Among people with a preference for entertainment, cable TV and the Internet just make it easier to avoid the news - and that's what they do. When most of the TV audience was shared among just three networks, many people acquired the habit of watching the network or local news. Now, the entertainment seekers simply go elsewhere.
"Fewer people watch more news," Prior writes. He ultimately estimates that just about 10-15 percent of Americans are news junkies.
Prior explores the implications of these findings by assessing people's knowledge of current affairs and their voting behavior. He finds that with the advent of more media choices, news junkies become more knowledgeable about current affairs and more likely to vote. But people who prefer entertainment know less and vote less frequently.
Two other interesting findings in Prior's book:
In a high-choice media environment, interest in news doesn't relate very closely to socioeconomic status - a characteristic that scholars historically found would predict media usage and political knowledge. In other words, news junkies can be found across the socioeconomic spectrum.
News junkies are more partisan than those who prefer entertainment - perhaps explaining the apparent growth in partisanship in government and election campaigns.
For news organizations on the Web, Prior's book suggests the need for a two-tier content approach. For news junkies, you should publish more news than ever - and the Web makes that possible. But to reach the much larger audience of people who prefer entertainment to news, you'll need to offer entertainment-oriented content and services.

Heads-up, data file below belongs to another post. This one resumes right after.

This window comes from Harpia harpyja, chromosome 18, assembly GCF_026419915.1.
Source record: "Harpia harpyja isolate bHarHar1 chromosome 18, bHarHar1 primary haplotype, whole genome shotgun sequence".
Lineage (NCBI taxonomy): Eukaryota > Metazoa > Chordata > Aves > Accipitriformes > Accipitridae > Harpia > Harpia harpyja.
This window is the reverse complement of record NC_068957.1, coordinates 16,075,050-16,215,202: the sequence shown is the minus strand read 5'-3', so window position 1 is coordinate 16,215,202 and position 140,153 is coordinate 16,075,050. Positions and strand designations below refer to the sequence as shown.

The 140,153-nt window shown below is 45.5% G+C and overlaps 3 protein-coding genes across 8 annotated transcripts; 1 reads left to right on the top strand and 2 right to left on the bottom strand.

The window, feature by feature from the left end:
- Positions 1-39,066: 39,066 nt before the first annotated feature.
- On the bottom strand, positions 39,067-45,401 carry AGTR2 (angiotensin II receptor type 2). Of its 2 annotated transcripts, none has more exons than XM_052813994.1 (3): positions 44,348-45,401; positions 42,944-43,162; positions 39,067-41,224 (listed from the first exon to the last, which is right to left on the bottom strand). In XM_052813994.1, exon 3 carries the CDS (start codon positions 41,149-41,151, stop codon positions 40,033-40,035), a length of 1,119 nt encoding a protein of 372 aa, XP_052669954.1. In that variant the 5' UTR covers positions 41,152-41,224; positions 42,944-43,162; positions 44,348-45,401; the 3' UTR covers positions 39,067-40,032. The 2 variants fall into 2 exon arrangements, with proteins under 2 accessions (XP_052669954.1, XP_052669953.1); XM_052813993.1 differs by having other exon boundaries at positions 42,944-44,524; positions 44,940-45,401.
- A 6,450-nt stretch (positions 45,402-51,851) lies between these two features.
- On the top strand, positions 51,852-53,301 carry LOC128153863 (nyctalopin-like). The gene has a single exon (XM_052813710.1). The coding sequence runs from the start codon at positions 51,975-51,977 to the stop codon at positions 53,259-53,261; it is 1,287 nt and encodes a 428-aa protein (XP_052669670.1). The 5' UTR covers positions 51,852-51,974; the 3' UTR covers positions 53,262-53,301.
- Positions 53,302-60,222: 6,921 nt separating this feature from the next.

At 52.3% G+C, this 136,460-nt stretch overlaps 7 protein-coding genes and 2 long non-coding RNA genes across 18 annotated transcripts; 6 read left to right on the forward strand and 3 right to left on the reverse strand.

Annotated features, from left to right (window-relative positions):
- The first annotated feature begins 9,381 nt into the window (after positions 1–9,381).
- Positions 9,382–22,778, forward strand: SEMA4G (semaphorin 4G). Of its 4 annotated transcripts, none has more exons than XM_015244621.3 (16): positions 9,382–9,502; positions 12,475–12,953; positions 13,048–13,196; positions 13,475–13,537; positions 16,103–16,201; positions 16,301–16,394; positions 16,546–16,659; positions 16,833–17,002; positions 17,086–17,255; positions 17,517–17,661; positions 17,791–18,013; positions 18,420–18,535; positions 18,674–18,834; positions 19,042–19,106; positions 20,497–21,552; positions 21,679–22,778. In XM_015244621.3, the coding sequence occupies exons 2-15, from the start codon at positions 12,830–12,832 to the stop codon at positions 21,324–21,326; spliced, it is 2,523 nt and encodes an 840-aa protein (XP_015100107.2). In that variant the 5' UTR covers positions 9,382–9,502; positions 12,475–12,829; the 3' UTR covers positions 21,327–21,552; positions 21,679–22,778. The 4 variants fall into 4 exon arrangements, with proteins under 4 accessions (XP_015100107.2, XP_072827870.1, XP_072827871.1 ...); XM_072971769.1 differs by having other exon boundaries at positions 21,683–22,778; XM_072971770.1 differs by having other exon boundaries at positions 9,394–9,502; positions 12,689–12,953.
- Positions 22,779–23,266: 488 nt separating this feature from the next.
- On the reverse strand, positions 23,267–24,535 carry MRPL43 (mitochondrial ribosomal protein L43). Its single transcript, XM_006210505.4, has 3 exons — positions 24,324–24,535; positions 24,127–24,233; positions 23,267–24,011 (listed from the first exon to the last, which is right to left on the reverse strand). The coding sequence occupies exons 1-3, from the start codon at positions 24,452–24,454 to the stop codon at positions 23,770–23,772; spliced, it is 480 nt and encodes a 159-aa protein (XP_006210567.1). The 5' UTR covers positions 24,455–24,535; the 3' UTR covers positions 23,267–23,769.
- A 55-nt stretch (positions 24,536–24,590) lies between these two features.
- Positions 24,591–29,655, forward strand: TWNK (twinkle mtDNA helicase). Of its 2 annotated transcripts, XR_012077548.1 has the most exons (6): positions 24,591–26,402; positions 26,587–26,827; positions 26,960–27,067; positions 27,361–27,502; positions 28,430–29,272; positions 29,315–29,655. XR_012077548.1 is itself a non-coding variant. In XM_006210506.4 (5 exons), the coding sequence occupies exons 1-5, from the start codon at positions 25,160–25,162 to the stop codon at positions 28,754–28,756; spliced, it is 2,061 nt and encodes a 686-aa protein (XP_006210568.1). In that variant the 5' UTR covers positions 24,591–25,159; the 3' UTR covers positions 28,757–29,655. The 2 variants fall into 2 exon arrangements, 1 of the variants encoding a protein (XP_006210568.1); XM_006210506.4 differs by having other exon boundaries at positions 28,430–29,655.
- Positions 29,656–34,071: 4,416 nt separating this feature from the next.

This really isn't so different from what newspapers have historically provided to readers: a mix of news and entertainment. On the Web, though, newspapers have clearly emphasized news first. Which is a big part of the reason why so few people visit newspaper Web sites.
By Rich Gordon (richgor-at-northwestern.edu) Rich Gordon is Associate Professor and Director of Digital Technology in Education at the Medill School of Journalism at Northwestern University.
Most of the arrows have been aimed at change-resistant newsroom staffers. We've been bedeviled by our share of newsroom curmudgeons at the seminars we conduct in conjunction with ASNE. They were a serious roadblock in the beginning, but have been in decline, or fallen into silence, in the six years we've been on the road with our workshops. We still see a few, but most of the seminar participants now are more interested in learning about how to change rather than bemoaning change.